Caldecott Medal

08/10/2017 - 1:19pm

When he was two, Paul Zelinsky’s family moved from an apartment near Chicago to a house in Kyoto, Japan.  Most of the Japanese houses had walls made of paper. Though his was an exception, he does wonder if all that paper might have influenced him to become an artist. While in Kyoto, he drew the stylish and elegant geisha ladies.  When they came back to Chicago, their family home overlooked a construction site, so he took to drawing tractors and steam shovels being driven by geishas!*

He kept on drawing and kept on getting better and found a market for his work after college.  Through the years, he has illustrated many, many books and written some himself.  Today, his life, as chronicled on Facebook, is a happy blend of family, visiting schools, and, of course, drawing!

08/10/2017 - 1:30pm

Children’s author and illustrator Margot Zemach was born into a show business family--her father was a theater director, and her mother was an actress. Growing up, she drew imaginatively costumed characters to retell her favorite fairy stories and folktales, something she continued to do as an adult that would lead her to worldwide fame.

As she wrote in her autobiography, Self-Portrait: Margot Zemach: "I can create my own theater and be in charge of everything. When there is a story I want to tell in pictures, I find my actors, build the sets, design the costumes and light the stage. . . . If I can get it all together and moving, it will come to life. The actors will work with each other, and the dancers will hear the music and dance. When the book closes, the curtain comes down."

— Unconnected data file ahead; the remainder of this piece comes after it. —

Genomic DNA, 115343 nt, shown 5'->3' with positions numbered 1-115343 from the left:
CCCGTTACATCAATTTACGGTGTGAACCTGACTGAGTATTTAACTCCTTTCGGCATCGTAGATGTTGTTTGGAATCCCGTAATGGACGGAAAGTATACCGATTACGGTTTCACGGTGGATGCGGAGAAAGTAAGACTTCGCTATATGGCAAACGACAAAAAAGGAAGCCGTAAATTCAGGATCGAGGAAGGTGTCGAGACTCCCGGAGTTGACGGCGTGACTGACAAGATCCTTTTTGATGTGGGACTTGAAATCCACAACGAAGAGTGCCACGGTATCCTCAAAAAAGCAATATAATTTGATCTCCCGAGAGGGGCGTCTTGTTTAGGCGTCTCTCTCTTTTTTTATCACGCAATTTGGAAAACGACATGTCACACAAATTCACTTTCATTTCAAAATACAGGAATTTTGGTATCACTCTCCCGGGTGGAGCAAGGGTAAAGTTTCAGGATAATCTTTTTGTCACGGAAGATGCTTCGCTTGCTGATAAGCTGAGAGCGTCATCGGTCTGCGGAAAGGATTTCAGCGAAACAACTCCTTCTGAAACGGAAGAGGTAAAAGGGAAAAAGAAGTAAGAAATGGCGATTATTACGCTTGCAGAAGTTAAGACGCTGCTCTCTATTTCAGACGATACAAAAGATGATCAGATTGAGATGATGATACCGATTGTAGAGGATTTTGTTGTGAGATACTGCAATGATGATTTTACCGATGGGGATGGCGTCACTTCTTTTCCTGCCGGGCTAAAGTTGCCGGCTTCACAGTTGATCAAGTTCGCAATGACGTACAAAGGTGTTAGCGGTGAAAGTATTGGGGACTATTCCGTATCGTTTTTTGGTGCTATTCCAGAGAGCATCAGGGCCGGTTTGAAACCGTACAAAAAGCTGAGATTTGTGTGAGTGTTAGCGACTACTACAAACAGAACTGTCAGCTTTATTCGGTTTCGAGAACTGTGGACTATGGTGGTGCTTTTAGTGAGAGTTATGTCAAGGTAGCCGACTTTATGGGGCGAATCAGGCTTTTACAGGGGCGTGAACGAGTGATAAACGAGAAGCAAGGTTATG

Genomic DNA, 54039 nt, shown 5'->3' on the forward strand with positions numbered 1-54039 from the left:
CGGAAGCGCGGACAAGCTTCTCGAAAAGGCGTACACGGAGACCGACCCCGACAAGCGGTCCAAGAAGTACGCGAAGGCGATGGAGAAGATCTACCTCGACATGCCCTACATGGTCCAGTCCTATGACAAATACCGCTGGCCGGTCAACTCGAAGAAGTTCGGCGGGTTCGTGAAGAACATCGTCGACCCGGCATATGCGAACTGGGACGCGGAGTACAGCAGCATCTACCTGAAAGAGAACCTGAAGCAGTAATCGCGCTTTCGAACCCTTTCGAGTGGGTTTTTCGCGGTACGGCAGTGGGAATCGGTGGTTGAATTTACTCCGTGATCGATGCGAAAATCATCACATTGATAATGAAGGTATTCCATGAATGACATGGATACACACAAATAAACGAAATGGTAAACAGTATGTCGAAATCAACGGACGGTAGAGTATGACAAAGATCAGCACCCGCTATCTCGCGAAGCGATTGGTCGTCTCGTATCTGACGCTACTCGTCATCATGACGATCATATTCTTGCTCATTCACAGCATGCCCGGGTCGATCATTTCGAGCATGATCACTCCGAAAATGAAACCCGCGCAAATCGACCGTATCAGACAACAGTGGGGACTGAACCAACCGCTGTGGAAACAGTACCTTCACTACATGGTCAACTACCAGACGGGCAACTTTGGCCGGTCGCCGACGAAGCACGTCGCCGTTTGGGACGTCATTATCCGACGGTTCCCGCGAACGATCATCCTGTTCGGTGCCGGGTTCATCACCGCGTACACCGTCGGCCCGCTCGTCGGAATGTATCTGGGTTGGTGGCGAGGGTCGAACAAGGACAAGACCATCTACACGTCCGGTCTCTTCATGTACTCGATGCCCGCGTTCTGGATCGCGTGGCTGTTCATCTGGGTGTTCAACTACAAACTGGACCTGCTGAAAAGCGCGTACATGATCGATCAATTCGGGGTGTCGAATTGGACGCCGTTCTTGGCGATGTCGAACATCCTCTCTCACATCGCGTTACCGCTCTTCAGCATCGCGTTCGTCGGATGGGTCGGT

05/09/2012 - 1:06pm
Bidding Farewell to Maurice Sendak

When it first appeared in 1963, Maurice Sendak’s Where the Wild Things Are didn’t look like or read like any other children’s book out there. It was full of mystery and wonder--and Wild Things with attitude, including the King of all Wild Things, our hero Max.

But Max of the wolf suit wasn’t originally supposed to voyage to the Land of the Wild Things. He was first scheduled to be visiting the Land of the Wild Horses--which was how the book was planned and given to Maurice Sendak to write and illustrate. The problem was, the author/illustrator did not know how to draw horses. So his editor let him change them to Wild Things, a take on the Yiddish phrase "Vilde chaya,” meaning boisterous children.*   This changeover was magic.

08/10/2017 - 12:34pm

Picture book writer and illustrator Uri Shulevitz came into a world on the brink of a devastating war.  The son of son of Abraham and Szandla (Hermanstat) Shulevitz, Uri (pronounced oo-ree), he was only four years old when German bombs falling on Warsaw drove his Jewish family out of the city and into an eight-year period of travel in exile throughout Europe before finally settling in Paris in 1947, when Uri was twelve years old. 

01/25/2012 - 3:58pm

Here are the 2012 winners of the American Library Association's children's book awards:

Newbery Medal

Newbery Medal Home Page